With public life coming to a standstill because of lockdown regulations, I have seen several animal rights activists claiming that ‘activism is on hold for now’. With no more gatherings, ‘non-essential’ outdoor activities allowed, that means no more demonstrations, outreach events, potlucks, baring witness at slaughterhouses, marches, occupations or disruptions. So what’s left then?

Activism in essence means ‘being active for the animals’. Even when you can’t turn to the street to spread the word, there are so many other ways to stand in solidarity with animals and fight for their rights.

Plenty! There are so many other forms of activism, even in times of lockdown (see also this article: Staying active for the animals during a pandemic). Use social media to get the word out about veganism and animal rights. Now more than ever, people rely on social media to connect and communicate. Lobby public institutions to provide vegan meals, to put animal rights on the agenda. Prepare publications, do interviews with stakeholders. Take the time in isolation to get yourself more educated on animal rights and social justice issues. Volunteer at an animal sanctuary or shelter. get into the kitchen and provide vegan meals to those who are in need. Do accounting or administration for an organisation. Hold online workshops, debates and screenings. The list is endless!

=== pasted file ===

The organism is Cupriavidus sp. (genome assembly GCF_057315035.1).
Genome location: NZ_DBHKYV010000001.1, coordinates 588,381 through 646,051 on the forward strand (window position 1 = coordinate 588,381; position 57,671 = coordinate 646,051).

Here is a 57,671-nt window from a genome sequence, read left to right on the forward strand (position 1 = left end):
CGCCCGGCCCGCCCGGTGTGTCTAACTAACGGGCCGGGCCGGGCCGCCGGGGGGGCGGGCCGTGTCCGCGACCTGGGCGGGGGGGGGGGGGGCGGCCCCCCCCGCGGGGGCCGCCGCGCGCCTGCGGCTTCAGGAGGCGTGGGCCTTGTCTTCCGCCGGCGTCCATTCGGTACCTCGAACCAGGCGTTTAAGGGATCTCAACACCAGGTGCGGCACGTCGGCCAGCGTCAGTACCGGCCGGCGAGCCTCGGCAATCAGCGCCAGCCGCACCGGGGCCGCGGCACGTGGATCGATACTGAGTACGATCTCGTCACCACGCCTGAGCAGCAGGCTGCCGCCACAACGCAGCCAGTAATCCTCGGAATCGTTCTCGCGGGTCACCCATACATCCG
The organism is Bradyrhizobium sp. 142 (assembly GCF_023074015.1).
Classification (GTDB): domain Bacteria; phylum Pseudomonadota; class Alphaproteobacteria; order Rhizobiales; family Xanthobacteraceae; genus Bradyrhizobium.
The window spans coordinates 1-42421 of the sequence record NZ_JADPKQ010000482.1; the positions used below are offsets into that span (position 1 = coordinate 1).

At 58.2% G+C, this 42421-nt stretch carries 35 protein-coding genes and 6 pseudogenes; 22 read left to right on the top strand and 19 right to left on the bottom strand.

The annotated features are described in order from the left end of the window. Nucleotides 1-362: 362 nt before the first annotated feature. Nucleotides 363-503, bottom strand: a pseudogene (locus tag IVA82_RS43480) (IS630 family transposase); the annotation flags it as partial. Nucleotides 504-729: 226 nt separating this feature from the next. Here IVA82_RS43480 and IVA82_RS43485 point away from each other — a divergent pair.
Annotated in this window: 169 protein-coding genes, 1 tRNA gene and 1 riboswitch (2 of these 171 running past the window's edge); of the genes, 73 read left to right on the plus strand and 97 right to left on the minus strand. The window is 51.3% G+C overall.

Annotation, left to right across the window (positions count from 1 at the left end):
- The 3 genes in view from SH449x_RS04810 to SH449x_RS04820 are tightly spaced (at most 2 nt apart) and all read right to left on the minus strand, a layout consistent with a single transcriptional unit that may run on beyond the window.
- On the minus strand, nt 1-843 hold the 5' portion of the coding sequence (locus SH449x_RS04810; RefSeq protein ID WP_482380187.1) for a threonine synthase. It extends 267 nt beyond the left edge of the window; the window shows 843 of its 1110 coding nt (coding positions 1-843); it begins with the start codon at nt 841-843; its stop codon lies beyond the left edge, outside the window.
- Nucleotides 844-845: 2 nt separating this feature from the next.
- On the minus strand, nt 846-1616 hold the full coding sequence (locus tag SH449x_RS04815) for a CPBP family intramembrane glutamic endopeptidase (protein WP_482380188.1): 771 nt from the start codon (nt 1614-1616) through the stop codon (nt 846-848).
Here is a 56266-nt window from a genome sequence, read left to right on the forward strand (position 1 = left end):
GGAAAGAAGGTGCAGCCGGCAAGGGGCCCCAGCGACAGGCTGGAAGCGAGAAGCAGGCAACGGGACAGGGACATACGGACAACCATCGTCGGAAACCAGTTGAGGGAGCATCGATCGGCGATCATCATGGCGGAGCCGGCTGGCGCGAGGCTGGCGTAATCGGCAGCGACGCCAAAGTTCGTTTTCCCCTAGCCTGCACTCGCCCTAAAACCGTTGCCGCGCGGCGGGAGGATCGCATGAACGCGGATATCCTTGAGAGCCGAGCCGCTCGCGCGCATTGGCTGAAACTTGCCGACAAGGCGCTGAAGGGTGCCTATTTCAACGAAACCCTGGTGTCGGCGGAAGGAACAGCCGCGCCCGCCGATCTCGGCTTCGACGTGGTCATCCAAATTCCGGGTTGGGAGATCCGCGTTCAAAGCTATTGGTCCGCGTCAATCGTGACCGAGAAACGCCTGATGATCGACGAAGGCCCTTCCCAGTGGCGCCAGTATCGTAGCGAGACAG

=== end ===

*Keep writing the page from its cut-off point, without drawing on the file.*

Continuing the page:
Activism in essence means ‘being active for the animals’. Even when you can’t turn to the street to spread the word, there are so many other ways to stand in solidarity with animals and fight for their rights.

It made me think of this poster which did the rounds on social media about a year ago. It shows a person with an ‘oh dear’ hand over mouth expression, near a street sign, which reads: “Imagine they delete Facebook and Instagram. And Boom, you’re not an activist anymore”. That poster always struck me as quite condescending, belittling or downplaying social media activism, and – although maybe implicitly – granting more ‘cred’ to street activism. With activists who don’t partake in demos, marches, rallies, outreach or other street activism, doing more ‘behind the scenes’ or less visible forms of activism not really being considered ‘true’ activists.